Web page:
The ultimate villains


 

Criminal prosecution of those who use file-sharing services can become a reality. Law enforcement officers searched more than 20 ‘active users’ of a popular torrent tracker Interfilm.ru. The searches were a part of a criminal investigation against the creators of the web-site.

In spring 2009 the Russian Anti-Piracy Organization (RAPO represents the interests of Universal, Paramount, Sony, Warner Bros., 20th Century Fox) accused the owners of the site of violation of copyright and complained to the Ministry of Internal Affairs.

According to the police Interfilm.ru had distributed dozens of movies without the consent of the right holders. Counterfeit copies were bought in other countries where the films had been released earlier than in Russia. The site owners then added an amateur translation and ‘sent the movies to the masses’.

The technology of the torrent tracker is such that while downloading a file users also make it available to others. Any of them therefore can be prosecuted for distribution of pirated products.

At the moment the authorities are considering the prosecution of the most active users, those who had ‘a significant number of counterfeit copies of films’ in their computers .

This could become a precedent for Russia where so far only those who place the counterfeit content on the Internet have been held responsible, not those who downloaded it.

 

July 19, 2010
text: E. Istomina
picture: Cybrain - Fotolia.com

 

 

PROSECUTION OF ACTIVE USERS IS POSSIBLE

TEXT: Anton Malginov, partner, Muranov, Chernyakov & Partners

From a technical point of view torrent services are interactive sites that allow users to exchange files via the Internet in real time. Essentially these are programs that accumulate data about users and the files they store in their computers and allow users to download such files from each other. Each file is cut in tiny parts that can be downloaded from different users (even if that user does not have the whole file, but only some parts of it).

In practice, torrents are often used to download audio-visual works for free and without the consent of the rightful holders. There are several articles in the Criminal Code which depending on the downloaded content, can be applied to users of a torrent service.

Firstly, there is art. 273 of the Criminal Code (‘creation, use and distribution of malicious computer programs’). There are cases when programs such as ‘cracks’ or ‘keygens’ were considered as malicious. Secondly, there is art. 242 of the Criminal Code (illegal distribution of pornographic materials). This article can be applied to those who distribute pornographic movies via torrent services. .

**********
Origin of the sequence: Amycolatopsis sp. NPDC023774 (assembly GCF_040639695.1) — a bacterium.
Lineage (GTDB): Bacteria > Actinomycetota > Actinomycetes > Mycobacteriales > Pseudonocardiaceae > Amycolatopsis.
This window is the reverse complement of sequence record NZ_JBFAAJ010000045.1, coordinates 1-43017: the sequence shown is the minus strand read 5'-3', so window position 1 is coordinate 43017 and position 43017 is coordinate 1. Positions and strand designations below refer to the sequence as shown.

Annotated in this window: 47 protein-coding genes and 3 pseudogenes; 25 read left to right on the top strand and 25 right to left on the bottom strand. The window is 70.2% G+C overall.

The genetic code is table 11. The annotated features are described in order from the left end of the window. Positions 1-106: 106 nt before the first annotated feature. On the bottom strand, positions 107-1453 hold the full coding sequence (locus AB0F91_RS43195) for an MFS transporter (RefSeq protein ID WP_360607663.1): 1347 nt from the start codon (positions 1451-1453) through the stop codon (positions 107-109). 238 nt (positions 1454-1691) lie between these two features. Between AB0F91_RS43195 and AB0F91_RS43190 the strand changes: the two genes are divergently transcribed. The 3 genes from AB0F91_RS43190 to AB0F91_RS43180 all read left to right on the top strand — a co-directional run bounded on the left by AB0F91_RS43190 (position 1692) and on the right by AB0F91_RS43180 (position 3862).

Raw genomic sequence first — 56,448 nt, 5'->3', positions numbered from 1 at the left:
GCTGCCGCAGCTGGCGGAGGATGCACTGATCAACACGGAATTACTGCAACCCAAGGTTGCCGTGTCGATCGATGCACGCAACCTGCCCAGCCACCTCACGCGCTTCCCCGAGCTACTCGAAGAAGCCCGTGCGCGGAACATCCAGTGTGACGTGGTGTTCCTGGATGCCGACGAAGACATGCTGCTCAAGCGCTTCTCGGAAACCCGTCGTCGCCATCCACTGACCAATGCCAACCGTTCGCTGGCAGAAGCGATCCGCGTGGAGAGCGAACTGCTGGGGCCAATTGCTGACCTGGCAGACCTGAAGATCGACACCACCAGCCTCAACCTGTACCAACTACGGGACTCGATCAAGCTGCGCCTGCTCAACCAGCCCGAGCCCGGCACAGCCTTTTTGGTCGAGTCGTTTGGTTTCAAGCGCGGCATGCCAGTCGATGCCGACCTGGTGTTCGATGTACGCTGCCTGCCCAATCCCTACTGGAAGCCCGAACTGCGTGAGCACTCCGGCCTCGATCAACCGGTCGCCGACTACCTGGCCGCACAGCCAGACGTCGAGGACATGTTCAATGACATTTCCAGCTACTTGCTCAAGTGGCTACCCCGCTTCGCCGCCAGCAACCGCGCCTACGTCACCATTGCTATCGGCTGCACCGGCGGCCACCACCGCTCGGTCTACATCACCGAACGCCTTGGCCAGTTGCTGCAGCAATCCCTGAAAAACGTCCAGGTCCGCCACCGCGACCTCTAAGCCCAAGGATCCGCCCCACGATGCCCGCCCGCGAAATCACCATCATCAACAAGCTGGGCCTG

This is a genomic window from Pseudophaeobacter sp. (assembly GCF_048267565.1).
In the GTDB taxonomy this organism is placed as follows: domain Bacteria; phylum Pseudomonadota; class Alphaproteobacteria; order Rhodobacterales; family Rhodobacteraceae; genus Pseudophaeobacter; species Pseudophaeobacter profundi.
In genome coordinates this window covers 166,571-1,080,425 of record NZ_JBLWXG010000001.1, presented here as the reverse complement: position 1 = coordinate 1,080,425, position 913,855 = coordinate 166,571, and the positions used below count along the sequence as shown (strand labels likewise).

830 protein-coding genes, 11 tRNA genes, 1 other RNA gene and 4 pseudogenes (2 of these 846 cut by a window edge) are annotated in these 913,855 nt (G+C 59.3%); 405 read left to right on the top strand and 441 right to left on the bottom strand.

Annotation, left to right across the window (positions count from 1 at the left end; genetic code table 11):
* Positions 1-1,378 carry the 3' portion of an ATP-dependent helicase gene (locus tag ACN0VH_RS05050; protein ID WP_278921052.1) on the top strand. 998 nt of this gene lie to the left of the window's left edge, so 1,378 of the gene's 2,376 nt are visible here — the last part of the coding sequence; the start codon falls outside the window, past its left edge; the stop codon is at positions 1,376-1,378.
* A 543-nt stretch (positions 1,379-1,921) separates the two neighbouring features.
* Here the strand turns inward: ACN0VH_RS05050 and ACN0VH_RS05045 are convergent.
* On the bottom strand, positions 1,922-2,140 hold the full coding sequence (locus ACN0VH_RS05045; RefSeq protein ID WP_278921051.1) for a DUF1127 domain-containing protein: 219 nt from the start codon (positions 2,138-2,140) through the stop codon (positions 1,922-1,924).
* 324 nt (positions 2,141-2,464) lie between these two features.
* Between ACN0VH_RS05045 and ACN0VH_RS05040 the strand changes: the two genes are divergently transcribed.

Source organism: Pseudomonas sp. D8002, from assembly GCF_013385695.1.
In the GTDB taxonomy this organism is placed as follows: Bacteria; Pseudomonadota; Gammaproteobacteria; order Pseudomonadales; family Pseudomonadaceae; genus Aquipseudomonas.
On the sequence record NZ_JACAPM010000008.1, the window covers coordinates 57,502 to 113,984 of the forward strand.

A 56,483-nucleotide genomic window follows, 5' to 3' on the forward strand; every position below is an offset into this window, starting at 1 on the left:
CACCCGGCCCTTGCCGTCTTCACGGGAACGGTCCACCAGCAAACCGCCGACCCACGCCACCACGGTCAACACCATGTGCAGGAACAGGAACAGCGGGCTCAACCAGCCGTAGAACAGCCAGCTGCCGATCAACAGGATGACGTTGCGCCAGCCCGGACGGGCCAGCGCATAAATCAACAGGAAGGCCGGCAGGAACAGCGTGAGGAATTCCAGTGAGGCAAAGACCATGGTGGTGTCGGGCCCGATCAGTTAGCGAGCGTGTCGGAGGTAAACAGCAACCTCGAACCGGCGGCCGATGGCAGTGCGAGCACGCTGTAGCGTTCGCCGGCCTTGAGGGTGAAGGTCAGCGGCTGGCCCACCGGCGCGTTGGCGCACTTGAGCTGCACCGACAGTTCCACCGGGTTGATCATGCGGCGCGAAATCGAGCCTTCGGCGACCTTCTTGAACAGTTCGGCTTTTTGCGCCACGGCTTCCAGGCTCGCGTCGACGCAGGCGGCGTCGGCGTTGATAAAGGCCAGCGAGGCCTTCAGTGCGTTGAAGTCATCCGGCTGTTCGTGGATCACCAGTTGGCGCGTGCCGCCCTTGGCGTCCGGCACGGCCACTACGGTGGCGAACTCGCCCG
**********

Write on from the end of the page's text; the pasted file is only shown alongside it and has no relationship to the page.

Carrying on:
Although it is well known that torrent services are generally used for downloading movies, music and other content, according to art. 146(2) of the Criminal Code ‘unlawful use of copyright or related rights, as well as acquisition, storage, transportation of counterfeit copies of works or phonograms for sale committed on a large scale’ is a criminal offence.

Prosecution of active users is possible, but proving facts can be problematic
 

In this article a special subject is not specified and therefore anyone who either posts or downloads content without proper authorization can be prosecuted. However the number of downloaded files per se does not allow criminal charges to be raised against the ‘most active users of file-sharing services’.

The condition of criminal liability is not the amount of downloaded information but primarily the intention to sell which must also be committed on a large (very large) scale (the cost of copies of movies or phonograms, or the cost of rights to use copyright and related rights must be more than 50,000 roubles or $1,600 (very large size – 250,000 roubles or $8,200)).

According to the Supreme Court such acts are deemed completed ‘from the commission of the acts in a large (very large) scale regardless the actual harm done to the right-holder’ (Resolution of the Plenum of the Supreme Court of April 26, 2007 № 14).

It might appear that the article should be applicable only to those users who are engaged in commercial - not private - use / distribution of downloaded content. However according to the explanations made in the same resolution of the Supreme Court ‘distribution of counterfeit copies is their deliberate - whether for consideration or not - in any way (eg by sale, rental, free distribution with promotional purposes, gift, placing works in the Internet).’

There are cases when the courts have considered that the distribution of copies of works in the file-sharing networks, including for purposes of obtaining privileges and bonuses in file-sharing networks (points, rating, etc.) qualified for the purposes of art. 146(2) of the Criminal Code.

From a practical point of view, proving the facts of distribution / download and the ‘size’ of the offence can be problematic. After all a lot of users can distribute the file in question simultaneously (an individual user can have only some parts of the file and not the file as a whole). Also the group of users can vary from time to time during the distribution process. This complicates the process of proving of the fact of distribution, the number of copies distributed, and their value (though the case is different with Direct Connect networks).

It is unlikely that it will be easy to catch a single user of file-sharing networks who only occasionally uses the services. Yet, prosecution of active users is possible. However, much will depend on how the relevant fact will be established.

 

 

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